MoH mulls national testing policy for anti-vaxxers

Minister says those who refused to vaccinate will have to adhere to a certain testing schedule and regime

by HARIZAH KAMEL / pic by BERNAMA

THE Ministry of Health (MoH) is likely to come up with a national testing policy to take into account individuals refusing Covid-19 vaccines, its Minister Khairy Jamaluddin Abu Bakar (picture; right) said.

“In the event that there are still people who voluntarily refuse to be vaccinated and the government is not mandating vaccination, one of the things that we are considering is a national testing strategy.

“Once the pandemic turns into an endemic, whether you have been vaccinated or not, you need to get tested regularly which is why we want to make testing more affordable and accessible,” he said in a press conference in Putrajaya yesterday.

Khairy said those who refused to vaccinate will have to adhere to a certain testing schedule and regime.

“By the end of October, we will reach an endemic phase where we will have to live with the virus.

“We are already living with it, but some states are still in mitigation or late containment,” he said.

Khairy added that his ministry is waiting to execute vaccination for adolescents as they are prioritising vaccinating adults first.

On pediatric vaccinations for those under the age of 12, he said there is yet to be approval in Malaysia or anywhere else.

“Once there is enough data to support that it is safe to vaccinate children, then we would take it to the International Trade and Industry Ministry for consideration.”

In Khairy’s recent negotiations with Pfizer Inc, the latter said it could possibly come out with a specific vaccine that will be used for children with different dosage levels than that of adults and adolescents.

“We are still negotiating and trying to get the requisite clinical data from Pfizer to see that the vaccine is safe and efficacious. For now, we have not yet decided to give vaccines to children.”

Khairy assured parents that the MoH is doing its best to ensure that teachers and school staff (clerical, janitorial, security, canteen, as well as bus drivers) are vaccinated.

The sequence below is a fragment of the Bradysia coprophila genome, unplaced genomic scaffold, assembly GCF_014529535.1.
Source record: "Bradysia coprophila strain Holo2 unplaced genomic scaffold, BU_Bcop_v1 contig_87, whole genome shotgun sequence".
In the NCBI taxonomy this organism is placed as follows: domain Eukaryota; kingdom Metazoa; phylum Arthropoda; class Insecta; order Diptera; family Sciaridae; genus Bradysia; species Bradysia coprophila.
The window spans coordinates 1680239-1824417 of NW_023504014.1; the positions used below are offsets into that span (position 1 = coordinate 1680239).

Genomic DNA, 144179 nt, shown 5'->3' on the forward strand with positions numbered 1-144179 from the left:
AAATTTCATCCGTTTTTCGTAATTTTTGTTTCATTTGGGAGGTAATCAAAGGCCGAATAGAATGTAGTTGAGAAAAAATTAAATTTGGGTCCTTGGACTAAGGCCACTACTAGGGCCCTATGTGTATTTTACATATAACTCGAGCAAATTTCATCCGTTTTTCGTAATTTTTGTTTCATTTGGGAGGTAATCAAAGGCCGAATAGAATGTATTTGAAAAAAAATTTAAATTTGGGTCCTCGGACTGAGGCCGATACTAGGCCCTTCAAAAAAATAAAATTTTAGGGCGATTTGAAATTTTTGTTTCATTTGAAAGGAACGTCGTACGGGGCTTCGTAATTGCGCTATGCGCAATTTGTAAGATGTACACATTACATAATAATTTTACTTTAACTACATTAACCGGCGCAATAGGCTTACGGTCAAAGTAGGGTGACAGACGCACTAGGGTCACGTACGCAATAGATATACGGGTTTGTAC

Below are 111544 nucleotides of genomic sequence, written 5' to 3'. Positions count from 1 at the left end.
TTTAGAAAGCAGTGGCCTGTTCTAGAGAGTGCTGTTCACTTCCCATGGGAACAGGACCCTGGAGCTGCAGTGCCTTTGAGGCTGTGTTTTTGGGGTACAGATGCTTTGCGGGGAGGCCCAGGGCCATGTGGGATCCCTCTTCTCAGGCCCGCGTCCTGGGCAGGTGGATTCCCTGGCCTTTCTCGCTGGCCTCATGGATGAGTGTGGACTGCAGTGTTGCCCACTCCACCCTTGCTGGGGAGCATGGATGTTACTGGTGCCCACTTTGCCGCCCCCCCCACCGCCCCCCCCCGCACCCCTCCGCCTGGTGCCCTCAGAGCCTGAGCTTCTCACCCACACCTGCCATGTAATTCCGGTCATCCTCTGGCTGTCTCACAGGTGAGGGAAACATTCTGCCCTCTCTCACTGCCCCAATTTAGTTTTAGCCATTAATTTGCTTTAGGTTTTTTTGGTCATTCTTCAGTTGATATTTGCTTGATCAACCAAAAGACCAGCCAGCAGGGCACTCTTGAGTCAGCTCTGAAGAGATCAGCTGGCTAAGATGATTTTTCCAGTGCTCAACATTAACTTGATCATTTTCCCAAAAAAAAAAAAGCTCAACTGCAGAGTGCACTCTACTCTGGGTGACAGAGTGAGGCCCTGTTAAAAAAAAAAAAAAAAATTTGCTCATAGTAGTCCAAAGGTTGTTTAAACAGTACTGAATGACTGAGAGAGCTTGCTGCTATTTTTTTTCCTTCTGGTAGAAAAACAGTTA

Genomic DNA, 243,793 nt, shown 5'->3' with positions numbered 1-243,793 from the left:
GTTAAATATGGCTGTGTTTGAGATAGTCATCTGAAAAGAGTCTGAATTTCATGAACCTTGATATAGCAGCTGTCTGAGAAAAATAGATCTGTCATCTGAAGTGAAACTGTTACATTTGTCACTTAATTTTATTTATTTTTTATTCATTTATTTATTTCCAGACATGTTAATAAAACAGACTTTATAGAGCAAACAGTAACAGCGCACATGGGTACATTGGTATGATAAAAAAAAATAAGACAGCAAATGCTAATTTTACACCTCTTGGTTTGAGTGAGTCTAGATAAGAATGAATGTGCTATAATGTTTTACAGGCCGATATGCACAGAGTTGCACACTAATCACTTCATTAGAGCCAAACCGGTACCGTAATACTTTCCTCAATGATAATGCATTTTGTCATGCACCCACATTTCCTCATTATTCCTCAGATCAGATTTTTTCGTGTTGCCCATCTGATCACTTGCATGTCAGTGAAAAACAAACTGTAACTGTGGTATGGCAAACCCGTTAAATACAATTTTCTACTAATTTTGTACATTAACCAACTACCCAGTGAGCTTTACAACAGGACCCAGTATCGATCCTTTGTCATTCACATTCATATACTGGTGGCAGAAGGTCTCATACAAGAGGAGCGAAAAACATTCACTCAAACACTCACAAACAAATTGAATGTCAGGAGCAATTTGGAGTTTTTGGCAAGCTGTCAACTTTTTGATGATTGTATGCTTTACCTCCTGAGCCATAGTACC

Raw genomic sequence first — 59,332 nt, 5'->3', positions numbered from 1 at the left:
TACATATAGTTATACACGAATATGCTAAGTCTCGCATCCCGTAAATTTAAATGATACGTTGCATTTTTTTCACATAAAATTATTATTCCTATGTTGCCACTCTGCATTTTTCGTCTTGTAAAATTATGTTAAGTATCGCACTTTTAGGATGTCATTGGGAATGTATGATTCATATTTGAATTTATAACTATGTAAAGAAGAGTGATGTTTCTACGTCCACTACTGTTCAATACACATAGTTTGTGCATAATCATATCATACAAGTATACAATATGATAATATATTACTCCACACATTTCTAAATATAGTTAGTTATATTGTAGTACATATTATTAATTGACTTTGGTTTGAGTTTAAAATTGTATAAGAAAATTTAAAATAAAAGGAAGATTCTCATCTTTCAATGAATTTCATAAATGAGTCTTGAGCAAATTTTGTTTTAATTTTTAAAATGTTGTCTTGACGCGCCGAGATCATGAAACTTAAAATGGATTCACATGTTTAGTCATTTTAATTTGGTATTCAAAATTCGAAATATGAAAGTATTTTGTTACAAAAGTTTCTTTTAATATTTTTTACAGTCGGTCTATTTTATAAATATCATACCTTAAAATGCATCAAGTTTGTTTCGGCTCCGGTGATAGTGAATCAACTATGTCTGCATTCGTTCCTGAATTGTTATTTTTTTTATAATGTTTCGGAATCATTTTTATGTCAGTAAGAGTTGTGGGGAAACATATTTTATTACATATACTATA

According to the latest figures, out of 412,000 teachers in Malaysia, 96.5% have received the first dose and 83.5% have completed two doses, while 84.8% support workers have received one dose and 68.8% have completed two doses.

“We are trying to make schools as safe as possible for children,” he pressed.

On the subject of booster shots, Khairy said there is an expert working committee that has been set up to provide recommendations for the booster shots.

“We hope to have recommendations by the end of this month for us to announce what the policy would be.

“For now, we are quite satisfied with the existing National Covid-19 Immunisation Programme. The priority now is to provide vaccinations for those who have not been vaccinated.”

Earlier yesterday, former Prime Minister Tun Dr Mahathir Mohamad said the practice of home quarantine poses a great risk as a Covid-19 patient’s condition has the tendency to become severe quickly and needs hospital equipment such as breathing assistance.

He said a more extensive observation should be implemented for mild and Category 3 Covid-19 patients to reduce the number of fatalities that occur at home.

Dr Mahathir added that Category 3 patients who are ordered to quarantine at home should be hospitalised due to the high risk, while Categories 1 and 2 patients should be monitored closely even though they are categorised as “mild”.

“More than a thousand Category 3 patients can be quarantined in temporary hospitals. The military can build a field hospital, while the halls in the hotels and other buildings can be equipped with beds, oxygen tanks as well as medical officers and nurses,” he said in an online post.